Now that he has started getting deliveries from Go Local, he has started to cut down his cash and carry visits, but it means his visits are more focused on what isn’t in the deliveries. He makes sure to itemise his shopping lists according to their place in the depot and their weight to make sure he is moving through the cash and carry effectively.
“I do shop in order of sequencing – snacks, cereals, soft drinks, pet food, groceries, and then beers, wine and spirits. I have a printed list that I go through and I know where the products are so it doesn’t waste time, but I leave beers and wines until the end because they’re heavy.”
Availability beats price
Convenience retailers are always chasing margins, but when it comes to the choice between searching for the best price and actually getting products on the shelves, there is no contest as far as Sam Nagi, from Sam’s Mini Market in Halifax (Premier), is concerned.
“Something is better than nothing,” he says. “It’s great to get a good margin at this point in time especially. But if it’s available and I have to pay 50p more for it, then I don’t mind because it means I have the stock. I don’t want to be hanging around with empty shelves waiting for the price to drop or to spend time searching for other stock that might be a pound or so cheaper. I’ve not got the time for that and I’m willing to make that sacrifice. It might not be the same margin, but it also means I’m not turning customers away at the door because I don’t have the products that they want.”
Have a plan, but also wander
Shisan Patel, from Jash in Birmingham, runs a Nisa store, but still visits the cash and carry the day after his Nisa delivery to pick up things he couldn’t get. He looks through emails and leaflets on Sunday, making notes of what’s available, what’s new and what’s on at a good price to determine which cash and carry he’s going to visit and what he’s going to hunt out. Once there, he hasn’t got a fixed route, though, as there is always the possibility something special will catch his eye.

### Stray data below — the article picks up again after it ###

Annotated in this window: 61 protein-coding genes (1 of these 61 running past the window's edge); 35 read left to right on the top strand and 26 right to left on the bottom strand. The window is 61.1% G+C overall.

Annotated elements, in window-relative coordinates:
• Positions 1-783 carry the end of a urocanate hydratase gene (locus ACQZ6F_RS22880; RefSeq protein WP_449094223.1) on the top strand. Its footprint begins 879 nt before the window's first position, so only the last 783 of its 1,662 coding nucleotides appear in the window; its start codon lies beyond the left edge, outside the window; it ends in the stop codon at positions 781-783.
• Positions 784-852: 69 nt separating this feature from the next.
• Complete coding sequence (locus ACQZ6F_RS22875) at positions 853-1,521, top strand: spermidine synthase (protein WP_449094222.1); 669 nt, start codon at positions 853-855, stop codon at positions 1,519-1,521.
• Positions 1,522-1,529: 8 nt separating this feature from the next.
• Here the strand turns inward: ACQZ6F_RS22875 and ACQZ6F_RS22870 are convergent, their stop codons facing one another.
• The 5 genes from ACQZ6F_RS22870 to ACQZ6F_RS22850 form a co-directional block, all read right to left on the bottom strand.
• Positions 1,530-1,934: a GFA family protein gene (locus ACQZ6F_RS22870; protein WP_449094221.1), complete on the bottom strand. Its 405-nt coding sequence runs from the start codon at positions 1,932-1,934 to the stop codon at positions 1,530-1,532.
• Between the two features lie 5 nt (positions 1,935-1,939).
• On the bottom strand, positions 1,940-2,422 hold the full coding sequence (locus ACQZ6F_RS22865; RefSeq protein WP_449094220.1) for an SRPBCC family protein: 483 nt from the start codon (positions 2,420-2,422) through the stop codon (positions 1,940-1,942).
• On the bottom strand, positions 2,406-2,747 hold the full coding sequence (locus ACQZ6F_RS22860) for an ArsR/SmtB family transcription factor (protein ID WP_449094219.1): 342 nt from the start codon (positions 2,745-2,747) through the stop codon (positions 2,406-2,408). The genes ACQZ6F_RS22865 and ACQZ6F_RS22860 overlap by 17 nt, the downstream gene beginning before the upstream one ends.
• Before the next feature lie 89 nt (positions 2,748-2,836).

“We do a click & collect if we have one big order – like 20 cases of Carling – but for more varied shops, they might not have brought out the exact right products and we’ll want to check the store and see if there are any new products in there,” he says.
“It’s similar to when customers come into our store. You want to show them new lines, and in the cash and carry, we want to find new lines.”
- PICK THE RIGHT TIME
Find out when the busiest times and biggest queues are at your wholesalers, and then plan your trip at any other time
- PLAN YOUR TRIP
Know what you’re going in to get before you go, and plan your route so you don’t get distracted
- CLICK & COLLECT
It may not work for every retailer or every shopping trip, but if you can arrange to have your shop ready and waiting when you arrive, it could save you time
- PACK THE VAN PROPERLY
Packing a van or a car is like a game of 3D Tetris. Know your vehicle’s dimensions and have a packing plan ready
- THE PERFECT IS THE ENEMY OF THE GOOD
The time spent looking for the perfect price could actually cost you more in time spent away from the business or empty shelves in your store